WJAR Anchor Frank Coletta To Retire After Nearly 41 Years

Frank Coletta

A groundbreaking and historic run in Southern New England television will come to an end on July 26, when WJAR Providence, R.I. (DMA 53) NBC 10 Sunrise anchor Frank Coletta calls it a career after nearly 41 years in local television. The local legend made the announcement at the conclusion of a special broadcast honoring WJAR’s 70 years on the air.

“I’ve worked with so many talented and creative broadcasters in my time at NBC 10. But I could not have lasted 41 years here without the constant loyalty, encouragement, and support of all of you in the TV audience, and more recently, on social media,” said Coletta.

“I’ll always be grateful to each of you for letting me so graciously into your homes. I’m looking forward to starting a new routine — one that involves sleeping well past that 2:30 a.m. wake-up call!”

Coletta has anchored Sunrise since its launch in 1985. The Emerson College graduate first began his storied career in radio before joining WJAR behind the scenes in 1978 as an assignment editor. It wasn’t long before the West Warwick native found himself hitting the streets as a reporter. He won numerous awards for his investigative and business reports. When it came time to launch a whole new newscast for early risers, Frank traded his reporter’s notepad for an alarm clock and an anchor desk.

The rest is history. Sunrise became the most watched newscast in Southern New England, according to WJAR. Coletta has been named Best Morning Anchor by readers of Rhode Island Monthly magazine for nearly 30 years. In 2001, he was inducted into the Silver Circle of broadcasters by the New England chapter of the National Academy of Television Arts and Sciences.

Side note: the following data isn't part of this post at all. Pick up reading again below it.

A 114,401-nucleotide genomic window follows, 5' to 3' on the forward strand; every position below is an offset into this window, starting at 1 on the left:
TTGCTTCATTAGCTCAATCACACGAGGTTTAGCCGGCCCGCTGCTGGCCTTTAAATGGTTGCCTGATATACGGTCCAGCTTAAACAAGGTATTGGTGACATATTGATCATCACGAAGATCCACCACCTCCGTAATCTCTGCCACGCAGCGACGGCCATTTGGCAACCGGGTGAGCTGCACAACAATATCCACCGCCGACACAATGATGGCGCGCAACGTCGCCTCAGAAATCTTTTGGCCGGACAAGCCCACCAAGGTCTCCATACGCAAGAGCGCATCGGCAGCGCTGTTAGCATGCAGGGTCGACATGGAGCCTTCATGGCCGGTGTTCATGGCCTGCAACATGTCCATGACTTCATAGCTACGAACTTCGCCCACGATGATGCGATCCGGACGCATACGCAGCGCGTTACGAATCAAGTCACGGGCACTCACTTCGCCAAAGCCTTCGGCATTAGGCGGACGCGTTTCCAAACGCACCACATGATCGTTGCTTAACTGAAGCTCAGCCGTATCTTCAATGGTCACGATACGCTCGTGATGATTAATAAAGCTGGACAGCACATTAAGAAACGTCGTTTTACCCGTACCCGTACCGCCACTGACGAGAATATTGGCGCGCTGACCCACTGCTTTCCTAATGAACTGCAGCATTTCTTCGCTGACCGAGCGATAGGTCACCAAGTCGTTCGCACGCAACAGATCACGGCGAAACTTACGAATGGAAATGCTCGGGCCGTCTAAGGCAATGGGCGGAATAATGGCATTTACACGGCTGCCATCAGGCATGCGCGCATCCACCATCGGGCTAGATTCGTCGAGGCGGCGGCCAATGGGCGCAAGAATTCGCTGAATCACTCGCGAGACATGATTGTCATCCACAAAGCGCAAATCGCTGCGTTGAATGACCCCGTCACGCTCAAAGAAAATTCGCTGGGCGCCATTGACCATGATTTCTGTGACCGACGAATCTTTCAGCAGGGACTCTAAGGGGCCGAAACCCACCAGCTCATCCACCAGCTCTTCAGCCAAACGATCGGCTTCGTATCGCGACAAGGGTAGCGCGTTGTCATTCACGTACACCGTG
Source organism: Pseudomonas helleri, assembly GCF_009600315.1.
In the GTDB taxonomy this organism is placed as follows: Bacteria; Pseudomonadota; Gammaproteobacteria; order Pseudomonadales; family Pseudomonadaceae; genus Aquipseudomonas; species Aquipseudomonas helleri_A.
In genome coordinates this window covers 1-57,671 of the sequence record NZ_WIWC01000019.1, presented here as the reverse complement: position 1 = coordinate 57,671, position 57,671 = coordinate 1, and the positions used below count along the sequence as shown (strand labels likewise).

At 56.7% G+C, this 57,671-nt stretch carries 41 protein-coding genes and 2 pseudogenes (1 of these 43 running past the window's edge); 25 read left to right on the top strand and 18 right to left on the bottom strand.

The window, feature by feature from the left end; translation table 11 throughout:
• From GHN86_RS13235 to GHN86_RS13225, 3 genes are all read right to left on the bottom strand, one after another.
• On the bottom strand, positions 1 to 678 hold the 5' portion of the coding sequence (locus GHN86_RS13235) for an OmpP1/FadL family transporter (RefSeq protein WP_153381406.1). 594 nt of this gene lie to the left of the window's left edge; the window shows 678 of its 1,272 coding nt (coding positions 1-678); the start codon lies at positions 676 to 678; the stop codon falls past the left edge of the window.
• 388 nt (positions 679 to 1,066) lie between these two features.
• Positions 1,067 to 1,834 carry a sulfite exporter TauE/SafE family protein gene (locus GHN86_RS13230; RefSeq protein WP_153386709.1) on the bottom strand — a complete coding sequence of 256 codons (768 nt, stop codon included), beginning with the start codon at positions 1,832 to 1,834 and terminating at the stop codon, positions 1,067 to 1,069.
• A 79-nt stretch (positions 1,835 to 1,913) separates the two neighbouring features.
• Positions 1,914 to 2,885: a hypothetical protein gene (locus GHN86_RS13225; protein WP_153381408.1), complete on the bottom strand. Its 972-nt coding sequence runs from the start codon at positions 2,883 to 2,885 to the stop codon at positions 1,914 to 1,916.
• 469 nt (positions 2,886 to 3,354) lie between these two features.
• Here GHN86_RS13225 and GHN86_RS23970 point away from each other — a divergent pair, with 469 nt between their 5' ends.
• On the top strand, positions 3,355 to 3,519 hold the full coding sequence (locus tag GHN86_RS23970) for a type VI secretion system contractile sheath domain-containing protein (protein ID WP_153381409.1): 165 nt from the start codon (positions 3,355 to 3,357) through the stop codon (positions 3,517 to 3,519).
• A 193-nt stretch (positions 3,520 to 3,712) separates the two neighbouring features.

Coletta’s genial nature made him a favorite with Southern New Englanders.  Multiple generations started their morning with Frank’s coffee cup salute. Local drivers knew to “watch out for the pippones,” and many more shared his angst when it came to dealing with those “dastardly” computers. Still, he found a second home hosting “Coffee Break with Frank and Friends” on Facebook in recent years.

“Frank is irreplaceable,” said News Director Scott Isaacs. “His decades of institutional knowledge made him a tremendous resource for journalists young and old. The best way we can honor his career is by continuing to tell the stories that matter most to Southern New Englanders.”

“Viewers have invited Frank into their homes for more than 40 years,” said WJAR General Manager Vic Vetters. “He’s been a trusted friend and a local TV legend. We raise our coffee mugs in salute to a classic newsman.”

The new Sunrise team will be announced soon.

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